HADRIAN:

PLOTINA'S PROTÉGÉ

Research Essay by Lora Miki published in the Plebeian: Journal of the Classics Students’ Union. Vol. 6 (Spring, 2020). Written for the CLA369H1 Roman Empire course taught by Professor Lorenza Bennardo at the University of Toronto, St. George. 

This slideshow sample was intended to accompany a research presentation written by Lora Miki for the Assembly of the Plebs (the annual undergraduate research conference hosted by the Classics Student Union). Unfortunately, due to the global pandemic COVID-19, the event was cancelled. 

The presentation was based on an essay published in the Plebeian Journal Vol. VI on the topic of Emperor Hadrian and his "mother" Plotina from the 2nd century CE. The paper argues that Plotina's role as Hadrian's adoptive mother played a more crucial part in the success of his reign than previous arguments have suggested. Though Trajan undoubtedly shaped a large part of Hadrian's character as a strong-minded and calculated leader, capable of military and administrative reform, it is Plotina's love of culture, philosophy, religion, and empathy that ultimately moulded Hadrian's world view.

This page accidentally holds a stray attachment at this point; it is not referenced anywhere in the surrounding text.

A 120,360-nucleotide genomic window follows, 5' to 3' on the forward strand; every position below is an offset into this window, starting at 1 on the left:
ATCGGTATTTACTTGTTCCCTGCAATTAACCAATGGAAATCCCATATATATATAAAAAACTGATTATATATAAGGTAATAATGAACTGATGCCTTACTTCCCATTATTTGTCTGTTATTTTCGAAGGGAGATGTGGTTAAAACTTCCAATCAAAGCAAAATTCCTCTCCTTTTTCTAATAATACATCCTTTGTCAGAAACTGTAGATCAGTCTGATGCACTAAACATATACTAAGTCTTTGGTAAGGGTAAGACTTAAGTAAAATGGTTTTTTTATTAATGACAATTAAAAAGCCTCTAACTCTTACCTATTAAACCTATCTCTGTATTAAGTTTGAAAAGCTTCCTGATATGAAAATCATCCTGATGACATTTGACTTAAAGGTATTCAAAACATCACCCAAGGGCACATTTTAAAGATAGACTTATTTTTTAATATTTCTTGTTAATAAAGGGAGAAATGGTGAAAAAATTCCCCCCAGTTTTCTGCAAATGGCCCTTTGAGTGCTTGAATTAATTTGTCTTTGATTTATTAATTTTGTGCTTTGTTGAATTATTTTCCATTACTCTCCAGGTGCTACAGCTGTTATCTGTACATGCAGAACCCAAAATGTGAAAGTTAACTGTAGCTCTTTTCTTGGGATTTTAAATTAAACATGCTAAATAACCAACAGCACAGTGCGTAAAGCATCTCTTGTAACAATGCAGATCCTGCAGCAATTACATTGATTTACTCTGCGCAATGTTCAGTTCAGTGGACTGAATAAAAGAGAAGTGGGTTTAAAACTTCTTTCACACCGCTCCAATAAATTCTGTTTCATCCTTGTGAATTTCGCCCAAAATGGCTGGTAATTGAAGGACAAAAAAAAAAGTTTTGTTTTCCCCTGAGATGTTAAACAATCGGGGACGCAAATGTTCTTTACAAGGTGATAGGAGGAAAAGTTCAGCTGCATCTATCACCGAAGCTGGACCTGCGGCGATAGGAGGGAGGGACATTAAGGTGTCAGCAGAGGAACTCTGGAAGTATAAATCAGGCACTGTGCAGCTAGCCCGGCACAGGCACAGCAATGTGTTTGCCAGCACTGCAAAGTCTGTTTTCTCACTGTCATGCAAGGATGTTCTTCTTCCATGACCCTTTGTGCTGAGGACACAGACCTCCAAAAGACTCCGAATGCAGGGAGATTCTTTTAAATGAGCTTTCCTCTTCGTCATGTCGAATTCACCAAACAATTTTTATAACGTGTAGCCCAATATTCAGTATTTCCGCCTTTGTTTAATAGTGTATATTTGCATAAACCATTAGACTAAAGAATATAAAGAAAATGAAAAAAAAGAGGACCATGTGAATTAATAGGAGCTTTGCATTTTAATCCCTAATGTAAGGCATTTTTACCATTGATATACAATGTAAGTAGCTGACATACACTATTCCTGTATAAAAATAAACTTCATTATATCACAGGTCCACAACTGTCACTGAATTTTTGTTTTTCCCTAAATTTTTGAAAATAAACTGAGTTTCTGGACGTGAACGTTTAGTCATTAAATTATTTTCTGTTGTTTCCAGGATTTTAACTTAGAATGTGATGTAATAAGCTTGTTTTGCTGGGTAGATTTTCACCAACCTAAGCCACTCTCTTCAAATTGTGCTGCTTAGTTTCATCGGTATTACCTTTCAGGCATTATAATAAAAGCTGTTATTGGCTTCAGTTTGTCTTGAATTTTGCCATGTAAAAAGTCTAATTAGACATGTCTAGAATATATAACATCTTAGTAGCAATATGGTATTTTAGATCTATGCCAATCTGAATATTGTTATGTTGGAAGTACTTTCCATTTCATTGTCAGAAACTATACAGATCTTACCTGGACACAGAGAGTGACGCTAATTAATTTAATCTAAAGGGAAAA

Plebeian VI. Cover.jpg

The Plebeian: Journal of the Classics Students’ Union is an annual publication. The papers published in each volume have been presented at Undergraduate Conferences here at the University of Toronto. Print copies of Plebeian are available either in the CLASSU Student Lounge or at the Circulation Desk at E.J. Pratt Library at Victoria College.